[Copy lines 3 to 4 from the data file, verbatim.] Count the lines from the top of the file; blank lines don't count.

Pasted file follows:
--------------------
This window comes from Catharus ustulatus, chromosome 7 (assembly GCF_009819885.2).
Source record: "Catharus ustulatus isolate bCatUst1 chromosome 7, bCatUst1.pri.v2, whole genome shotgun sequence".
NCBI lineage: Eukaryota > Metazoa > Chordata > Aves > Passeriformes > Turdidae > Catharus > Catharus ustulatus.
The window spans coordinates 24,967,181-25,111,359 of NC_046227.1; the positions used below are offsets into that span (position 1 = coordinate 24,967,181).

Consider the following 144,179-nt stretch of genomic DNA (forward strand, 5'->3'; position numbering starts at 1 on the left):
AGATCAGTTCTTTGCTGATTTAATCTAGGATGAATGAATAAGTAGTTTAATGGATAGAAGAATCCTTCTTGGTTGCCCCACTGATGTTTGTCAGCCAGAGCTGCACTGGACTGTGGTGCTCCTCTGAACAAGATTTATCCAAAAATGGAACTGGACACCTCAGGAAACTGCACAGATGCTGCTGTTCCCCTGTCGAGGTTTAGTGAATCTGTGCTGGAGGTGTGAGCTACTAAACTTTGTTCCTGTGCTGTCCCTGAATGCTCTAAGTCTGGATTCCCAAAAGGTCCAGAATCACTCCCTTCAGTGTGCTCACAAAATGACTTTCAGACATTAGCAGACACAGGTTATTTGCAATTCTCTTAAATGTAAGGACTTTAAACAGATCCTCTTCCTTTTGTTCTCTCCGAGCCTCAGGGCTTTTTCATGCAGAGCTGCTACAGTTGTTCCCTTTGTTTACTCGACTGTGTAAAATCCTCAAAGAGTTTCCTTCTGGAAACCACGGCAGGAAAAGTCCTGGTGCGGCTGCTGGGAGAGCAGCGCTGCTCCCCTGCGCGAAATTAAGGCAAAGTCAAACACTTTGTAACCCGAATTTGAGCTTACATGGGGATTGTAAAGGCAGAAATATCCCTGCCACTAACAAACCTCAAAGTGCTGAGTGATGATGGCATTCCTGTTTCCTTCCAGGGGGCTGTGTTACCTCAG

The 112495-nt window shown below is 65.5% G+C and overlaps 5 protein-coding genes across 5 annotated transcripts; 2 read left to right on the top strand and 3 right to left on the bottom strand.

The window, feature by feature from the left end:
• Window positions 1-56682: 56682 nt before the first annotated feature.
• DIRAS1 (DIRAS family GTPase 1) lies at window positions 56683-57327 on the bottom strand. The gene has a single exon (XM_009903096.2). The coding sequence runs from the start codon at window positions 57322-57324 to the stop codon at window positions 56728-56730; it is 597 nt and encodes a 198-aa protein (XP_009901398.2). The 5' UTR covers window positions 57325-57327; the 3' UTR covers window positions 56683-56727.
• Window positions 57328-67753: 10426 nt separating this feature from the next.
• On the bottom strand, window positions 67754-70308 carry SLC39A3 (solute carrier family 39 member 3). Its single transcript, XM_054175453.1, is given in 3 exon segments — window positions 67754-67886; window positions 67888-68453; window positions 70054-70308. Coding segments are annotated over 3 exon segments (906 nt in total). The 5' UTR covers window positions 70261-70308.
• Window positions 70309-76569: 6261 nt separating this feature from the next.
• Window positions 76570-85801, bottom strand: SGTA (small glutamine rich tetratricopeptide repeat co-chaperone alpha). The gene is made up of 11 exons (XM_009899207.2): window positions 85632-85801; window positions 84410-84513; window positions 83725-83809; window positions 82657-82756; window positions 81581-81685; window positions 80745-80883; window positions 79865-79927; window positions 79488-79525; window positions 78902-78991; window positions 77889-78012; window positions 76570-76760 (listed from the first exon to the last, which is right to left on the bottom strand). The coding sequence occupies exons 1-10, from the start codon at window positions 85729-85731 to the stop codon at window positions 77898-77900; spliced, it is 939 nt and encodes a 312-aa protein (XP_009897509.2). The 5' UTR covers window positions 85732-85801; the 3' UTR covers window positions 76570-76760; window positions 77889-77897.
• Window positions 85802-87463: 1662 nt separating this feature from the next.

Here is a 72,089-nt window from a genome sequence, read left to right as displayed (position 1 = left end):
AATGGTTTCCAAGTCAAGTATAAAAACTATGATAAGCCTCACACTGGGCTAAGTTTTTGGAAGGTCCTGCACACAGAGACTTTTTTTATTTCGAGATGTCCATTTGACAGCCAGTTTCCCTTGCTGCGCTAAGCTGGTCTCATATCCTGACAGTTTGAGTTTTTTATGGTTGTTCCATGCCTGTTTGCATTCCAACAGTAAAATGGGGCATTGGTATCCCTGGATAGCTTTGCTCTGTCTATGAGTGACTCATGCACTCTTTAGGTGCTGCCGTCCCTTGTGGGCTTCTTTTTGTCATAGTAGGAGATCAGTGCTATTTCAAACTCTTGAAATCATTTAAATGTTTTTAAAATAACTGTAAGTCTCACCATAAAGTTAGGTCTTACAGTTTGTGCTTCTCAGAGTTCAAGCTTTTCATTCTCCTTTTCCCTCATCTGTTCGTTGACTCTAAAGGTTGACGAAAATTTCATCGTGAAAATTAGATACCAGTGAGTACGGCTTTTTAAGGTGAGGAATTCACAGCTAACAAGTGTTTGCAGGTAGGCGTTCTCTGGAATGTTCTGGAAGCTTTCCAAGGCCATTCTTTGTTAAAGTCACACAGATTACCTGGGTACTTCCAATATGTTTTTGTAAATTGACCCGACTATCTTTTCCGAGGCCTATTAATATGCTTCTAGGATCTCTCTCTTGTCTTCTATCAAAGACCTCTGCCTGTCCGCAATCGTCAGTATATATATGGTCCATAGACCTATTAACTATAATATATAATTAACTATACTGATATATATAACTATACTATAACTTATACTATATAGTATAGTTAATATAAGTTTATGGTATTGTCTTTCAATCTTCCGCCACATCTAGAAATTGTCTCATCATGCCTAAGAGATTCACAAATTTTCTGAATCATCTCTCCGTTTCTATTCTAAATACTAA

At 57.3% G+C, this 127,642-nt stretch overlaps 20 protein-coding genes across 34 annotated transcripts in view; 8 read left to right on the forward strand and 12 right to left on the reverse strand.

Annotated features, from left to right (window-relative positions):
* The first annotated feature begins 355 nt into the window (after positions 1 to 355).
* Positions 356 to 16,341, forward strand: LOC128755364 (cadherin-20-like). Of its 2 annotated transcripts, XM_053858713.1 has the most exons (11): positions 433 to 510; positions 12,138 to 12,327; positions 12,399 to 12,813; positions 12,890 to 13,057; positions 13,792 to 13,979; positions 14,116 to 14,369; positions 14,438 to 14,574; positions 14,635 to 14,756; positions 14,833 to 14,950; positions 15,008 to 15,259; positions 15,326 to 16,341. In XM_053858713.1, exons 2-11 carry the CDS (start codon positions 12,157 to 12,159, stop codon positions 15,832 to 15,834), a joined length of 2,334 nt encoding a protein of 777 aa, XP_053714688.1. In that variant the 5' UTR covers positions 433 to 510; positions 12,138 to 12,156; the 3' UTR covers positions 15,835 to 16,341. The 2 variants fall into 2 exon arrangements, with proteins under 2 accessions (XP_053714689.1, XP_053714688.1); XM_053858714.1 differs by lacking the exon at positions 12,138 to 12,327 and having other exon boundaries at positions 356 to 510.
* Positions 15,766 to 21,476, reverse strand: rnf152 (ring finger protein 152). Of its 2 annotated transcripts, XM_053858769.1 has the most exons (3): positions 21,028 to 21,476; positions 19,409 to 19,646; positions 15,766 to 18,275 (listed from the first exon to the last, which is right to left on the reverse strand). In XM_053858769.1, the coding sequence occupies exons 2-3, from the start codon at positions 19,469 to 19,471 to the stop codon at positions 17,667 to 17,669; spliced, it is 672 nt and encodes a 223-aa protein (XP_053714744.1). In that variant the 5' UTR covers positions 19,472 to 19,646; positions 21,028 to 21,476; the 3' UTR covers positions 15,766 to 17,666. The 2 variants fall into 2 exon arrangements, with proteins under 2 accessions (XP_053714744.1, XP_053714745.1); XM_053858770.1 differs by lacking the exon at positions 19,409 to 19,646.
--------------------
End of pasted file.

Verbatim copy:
NCBI lineage: Eukaryota > Metazoa > Chordata > Aves > Passeriformes > Turdidae > Catharus > Catharus ustulatus.
The window spans coordinates 24,967,181-25,111,359 of NC_046227.1; the positions used below are offsets into that span (position 1 = coordinate 24,967,181).